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I’ve known Nathaniel Stampley since college, we sang in Concert Choir together.  He was a blazing talent back then and I had a feeling that he would go on to great things.  I did an interview with him in his dressing room in December, he was playing Old Deuteronomy in *Cats* on Broadway.  He gave me his cell phone number when we were setting up the interview and I was tickled that the number had a Milwaukee area code.  He said, “Everything around me has changed, but I’ve stayed the same.”






















DivaMensch: I find it interesting that both in this show and the show before, *The Color Purple*, you’re coming in at the end of the run, replacing someone.  What is that like?


Nathaniel Stampley: First of all, I’m just grateful to be working.  In this business, if you can continue to work on a consistent basis, that’s definitely a level of success.  Ideally I would love to originate some of these roles, but I’m also grateful to just do the work and meet new casts.  And sometimes when you’re in a long-running show there are other things that come attached to that: a lot of physical injuries, vocal fatigue, mental fatigue, because you’re doing the show eight times a week.  But for me, with *Cats* this season and *The Color Purple* last season, because I’m coming in with just a few months left, I start fresh and end fresh.  I never get worn out.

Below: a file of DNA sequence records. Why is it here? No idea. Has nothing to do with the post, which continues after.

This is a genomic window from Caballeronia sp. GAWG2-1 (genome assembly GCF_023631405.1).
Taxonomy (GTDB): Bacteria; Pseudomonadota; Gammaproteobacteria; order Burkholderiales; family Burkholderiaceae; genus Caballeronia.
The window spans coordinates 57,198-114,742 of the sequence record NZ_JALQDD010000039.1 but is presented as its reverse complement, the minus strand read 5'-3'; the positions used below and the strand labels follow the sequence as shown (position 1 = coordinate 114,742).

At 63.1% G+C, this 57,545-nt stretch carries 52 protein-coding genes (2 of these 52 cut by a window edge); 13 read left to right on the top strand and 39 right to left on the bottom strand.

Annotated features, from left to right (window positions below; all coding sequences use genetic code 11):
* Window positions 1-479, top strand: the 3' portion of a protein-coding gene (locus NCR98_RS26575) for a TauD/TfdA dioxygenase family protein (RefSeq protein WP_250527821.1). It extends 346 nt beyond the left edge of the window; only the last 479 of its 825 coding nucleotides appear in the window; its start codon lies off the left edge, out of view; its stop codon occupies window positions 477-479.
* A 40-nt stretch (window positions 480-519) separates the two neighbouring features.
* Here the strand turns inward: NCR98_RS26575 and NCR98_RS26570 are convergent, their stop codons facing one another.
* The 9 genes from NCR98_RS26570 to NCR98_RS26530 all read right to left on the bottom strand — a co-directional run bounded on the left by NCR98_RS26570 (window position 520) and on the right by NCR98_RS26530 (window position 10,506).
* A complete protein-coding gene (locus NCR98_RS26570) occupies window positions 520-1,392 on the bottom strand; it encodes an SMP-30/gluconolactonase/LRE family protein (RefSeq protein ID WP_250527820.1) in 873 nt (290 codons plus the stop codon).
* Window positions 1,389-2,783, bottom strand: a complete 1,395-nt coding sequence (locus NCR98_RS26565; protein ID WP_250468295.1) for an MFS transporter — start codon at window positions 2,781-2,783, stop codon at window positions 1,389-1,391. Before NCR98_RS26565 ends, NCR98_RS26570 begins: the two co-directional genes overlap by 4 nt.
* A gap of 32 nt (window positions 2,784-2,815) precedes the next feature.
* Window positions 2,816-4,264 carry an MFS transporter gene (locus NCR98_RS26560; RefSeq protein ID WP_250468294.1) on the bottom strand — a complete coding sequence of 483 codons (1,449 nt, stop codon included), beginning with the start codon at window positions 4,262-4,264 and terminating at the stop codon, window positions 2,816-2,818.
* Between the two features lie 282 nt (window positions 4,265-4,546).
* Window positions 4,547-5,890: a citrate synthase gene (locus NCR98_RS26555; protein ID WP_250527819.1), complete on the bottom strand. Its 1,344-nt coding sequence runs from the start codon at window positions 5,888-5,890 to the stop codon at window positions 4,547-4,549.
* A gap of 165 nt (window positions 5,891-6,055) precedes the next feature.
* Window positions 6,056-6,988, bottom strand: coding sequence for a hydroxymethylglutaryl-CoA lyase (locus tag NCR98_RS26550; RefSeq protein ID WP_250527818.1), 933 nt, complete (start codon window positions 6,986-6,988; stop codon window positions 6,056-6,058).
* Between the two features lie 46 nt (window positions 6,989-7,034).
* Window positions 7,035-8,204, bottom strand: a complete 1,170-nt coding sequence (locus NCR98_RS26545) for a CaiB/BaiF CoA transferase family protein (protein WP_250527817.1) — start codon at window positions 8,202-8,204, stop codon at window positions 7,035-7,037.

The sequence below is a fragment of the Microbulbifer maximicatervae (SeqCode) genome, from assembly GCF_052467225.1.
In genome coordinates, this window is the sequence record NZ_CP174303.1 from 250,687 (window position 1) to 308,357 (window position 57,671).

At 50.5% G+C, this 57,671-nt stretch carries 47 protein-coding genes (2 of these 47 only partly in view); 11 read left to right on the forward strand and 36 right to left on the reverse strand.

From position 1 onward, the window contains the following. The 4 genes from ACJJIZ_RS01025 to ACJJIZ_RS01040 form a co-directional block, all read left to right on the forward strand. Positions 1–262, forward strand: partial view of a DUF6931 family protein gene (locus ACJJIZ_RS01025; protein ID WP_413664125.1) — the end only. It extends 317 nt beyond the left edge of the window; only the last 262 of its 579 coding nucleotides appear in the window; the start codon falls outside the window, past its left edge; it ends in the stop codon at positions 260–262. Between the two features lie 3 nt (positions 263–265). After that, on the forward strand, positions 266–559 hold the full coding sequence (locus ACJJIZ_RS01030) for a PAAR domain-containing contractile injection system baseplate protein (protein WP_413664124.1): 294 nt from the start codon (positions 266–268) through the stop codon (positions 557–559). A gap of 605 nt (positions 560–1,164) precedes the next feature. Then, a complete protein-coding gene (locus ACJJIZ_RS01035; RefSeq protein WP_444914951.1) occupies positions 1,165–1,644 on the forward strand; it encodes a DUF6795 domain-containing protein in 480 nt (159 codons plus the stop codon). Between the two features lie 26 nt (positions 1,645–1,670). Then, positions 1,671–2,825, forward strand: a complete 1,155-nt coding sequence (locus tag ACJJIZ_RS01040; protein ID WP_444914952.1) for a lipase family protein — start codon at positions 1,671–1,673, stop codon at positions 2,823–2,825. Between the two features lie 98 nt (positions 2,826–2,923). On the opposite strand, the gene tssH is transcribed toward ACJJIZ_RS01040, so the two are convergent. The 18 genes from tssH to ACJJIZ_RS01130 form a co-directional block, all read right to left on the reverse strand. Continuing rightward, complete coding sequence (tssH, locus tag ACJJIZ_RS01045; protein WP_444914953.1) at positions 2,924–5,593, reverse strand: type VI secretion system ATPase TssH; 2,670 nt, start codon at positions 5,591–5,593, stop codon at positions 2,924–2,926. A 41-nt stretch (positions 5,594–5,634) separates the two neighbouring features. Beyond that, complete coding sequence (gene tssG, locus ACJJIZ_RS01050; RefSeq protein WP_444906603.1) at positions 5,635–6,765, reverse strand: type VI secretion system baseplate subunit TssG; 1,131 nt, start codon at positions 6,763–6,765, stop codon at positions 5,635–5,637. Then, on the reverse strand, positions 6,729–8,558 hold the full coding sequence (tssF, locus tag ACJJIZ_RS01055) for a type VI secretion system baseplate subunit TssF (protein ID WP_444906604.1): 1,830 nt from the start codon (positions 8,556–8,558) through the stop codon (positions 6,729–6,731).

DM: Did you have rehearsals for both shows before you went onstage?